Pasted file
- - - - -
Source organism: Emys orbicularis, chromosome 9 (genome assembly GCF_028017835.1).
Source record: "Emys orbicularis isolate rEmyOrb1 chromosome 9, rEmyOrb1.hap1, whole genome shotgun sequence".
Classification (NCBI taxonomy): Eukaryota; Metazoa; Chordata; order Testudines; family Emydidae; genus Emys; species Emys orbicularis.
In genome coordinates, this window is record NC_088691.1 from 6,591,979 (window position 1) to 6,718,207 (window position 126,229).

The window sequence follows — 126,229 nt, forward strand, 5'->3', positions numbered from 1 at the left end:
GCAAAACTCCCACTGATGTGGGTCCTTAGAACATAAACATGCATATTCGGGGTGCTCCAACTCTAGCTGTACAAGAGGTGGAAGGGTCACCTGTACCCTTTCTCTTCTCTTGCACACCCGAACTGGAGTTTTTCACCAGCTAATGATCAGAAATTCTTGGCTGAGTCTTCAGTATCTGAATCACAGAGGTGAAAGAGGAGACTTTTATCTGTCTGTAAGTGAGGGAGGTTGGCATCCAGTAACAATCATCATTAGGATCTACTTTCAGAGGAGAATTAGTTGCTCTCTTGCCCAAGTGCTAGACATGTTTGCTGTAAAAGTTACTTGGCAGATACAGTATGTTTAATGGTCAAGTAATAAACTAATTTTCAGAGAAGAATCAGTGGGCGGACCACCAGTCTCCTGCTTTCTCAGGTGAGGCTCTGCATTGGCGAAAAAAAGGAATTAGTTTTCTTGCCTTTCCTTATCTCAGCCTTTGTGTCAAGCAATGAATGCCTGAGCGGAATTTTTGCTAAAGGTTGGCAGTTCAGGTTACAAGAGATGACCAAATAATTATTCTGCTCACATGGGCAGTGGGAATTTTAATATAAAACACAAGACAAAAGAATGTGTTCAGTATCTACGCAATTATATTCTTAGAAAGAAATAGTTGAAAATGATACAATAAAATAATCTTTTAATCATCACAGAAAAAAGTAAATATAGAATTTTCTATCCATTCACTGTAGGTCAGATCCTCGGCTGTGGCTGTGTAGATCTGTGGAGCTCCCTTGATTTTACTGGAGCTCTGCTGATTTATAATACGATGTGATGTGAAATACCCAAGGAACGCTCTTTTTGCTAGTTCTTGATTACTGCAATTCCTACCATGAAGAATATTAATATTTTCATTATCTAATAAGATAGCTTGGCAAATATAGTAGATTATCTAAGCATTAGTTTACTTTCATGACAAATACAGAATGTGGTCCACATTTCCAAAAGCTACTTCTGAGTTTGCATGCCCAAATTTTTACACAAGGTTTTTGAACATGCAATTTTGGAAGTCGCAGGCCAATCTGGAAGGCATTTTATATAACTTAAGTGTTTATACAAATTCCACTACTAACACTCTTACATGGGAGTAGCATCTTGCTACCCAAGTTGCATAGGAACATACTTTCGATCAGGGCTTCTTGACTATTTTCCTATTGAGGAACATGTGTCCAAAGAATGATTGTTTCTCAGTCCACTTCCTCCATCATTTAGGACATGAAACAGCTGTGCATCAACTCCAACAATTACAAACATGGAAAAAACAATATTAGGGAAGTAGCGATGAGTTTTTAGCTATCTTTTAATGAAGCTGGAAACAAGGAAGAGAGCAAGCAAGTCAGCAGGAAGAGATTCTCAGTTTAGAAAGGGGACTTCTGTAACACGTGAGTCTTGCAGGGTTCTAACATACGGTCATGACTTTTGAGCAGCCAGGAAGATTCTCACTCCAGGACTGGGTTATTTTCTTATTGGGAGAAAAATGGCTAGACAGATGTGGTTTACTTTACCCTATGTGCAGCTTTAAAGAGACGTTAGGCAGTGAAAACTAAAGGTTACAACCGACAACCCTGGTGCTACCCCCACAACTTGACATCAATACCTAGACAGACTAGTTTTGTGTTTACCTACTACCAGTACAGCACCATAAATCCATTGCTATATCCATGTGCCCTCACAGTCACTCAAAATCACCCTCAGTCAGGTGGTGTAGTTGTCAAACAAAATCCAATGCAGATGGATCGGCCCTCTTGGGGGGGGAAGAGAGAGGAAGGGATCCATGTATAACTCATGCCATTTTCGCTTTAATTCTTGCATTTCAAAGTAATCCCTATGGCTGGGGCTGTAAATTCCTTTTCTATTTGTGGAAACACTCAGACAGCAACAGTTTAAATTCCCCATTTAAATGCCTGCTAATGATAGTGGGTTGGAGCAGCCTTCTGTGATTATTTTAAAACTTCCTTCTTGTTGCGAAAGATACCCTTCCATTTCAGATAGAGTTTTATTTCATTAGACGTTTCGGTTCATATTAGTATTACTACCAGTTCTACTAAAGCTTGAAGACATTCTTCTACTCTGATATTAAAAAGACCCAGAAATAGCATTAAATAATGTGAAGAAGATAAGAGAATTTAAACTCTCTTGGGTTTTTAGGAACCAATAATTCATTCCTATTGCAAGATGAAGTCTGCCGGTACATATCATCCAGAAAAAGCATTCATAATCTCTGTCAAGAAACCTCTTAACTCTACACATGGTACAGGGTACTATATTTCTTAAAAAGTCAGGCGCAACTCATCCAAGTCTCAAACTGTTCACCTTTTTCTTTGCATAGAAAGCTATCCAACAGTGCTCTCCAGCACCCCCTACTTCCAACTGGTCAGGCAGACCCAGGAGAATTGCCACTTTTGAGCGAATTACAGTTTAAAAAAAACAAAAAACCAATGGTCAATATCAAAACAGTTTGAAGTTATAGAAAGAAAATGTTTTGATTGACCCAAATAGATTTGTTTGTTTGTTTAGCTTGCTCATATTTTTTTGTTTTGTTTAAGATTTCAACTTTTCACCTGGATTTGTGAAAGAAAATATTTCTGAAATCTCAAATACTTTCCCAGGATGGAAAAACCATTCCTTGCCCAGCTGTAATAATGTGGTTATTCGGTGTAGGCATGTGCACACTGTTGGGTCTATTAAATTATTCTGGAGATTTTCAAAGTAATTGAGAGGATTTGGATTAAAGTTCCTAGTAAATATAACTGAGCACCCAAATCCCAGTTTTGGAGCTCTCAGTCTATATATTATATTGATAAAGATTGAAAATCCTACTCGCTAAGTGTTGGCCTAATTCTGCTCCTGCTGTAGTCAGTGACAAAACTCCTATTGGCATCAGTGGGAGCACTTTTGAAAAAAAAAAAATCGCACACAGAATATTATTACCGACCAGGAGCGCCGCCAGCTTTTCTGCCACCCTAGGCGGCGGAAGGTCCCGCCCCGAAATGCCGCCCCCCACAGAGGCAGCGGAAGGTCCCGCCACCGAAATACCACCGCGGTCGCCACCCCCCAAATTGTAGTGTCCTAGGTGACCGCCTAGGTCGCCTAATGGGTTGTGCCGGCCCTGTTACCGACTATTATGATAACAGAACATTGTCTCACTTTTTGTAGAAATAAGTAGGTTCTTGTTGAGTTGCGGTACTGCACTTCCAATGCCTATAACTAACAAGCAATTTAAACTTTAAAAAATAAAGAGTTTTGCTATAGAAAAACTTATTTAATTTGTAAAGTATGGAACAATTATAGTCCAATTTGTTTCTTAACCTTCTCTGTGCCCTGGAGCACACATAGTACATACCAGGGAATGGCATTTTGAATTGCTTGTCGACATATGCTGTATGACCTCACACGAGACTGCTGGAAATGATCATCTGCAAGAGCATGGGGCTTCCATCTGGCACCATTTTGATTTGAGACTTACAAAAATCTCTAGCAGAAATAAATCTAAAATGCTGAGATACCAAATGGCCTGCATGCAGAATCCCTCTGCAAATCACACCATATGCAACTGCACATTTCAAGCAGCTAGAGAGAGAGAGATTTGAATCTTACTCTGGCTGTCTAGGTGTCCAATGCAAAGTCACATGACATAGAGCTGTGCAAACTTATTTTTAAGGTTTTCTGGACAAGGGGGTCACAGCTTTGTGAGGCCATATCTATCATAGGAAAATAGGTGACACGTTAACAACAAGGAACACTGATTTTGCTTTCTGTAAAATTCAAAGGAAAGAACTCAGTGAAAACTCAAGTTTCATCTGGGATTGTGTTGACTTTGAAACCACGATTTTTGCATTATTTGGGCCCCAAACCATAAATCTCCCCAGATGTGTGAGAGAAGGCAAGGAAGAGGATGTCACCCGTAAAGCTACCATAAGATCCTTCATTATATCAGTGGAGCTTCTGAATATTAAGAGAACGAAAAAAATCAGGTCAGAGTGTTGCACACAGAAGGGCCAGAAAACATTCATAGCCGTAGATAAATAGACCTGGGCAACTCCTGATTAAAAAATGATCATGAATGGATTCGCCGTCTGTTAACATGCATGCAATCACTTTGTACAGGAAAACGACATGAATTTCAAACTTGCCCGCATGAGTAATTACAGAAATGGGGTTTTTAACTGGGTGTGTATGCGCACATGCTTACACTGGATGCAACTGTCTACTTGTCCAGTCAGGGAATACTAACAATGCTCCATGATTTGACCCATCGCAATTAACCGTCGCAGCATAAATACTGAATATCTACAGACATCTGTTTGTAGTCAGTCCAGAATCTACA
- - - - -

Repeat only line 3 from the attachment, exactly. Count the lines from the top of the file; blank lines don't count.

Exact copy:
Classification (NCBI taxonomy): Eukaryota; Metazoa; Chordata; order Testudines; family Emydidae; genus Emys; species Emys orbicularis.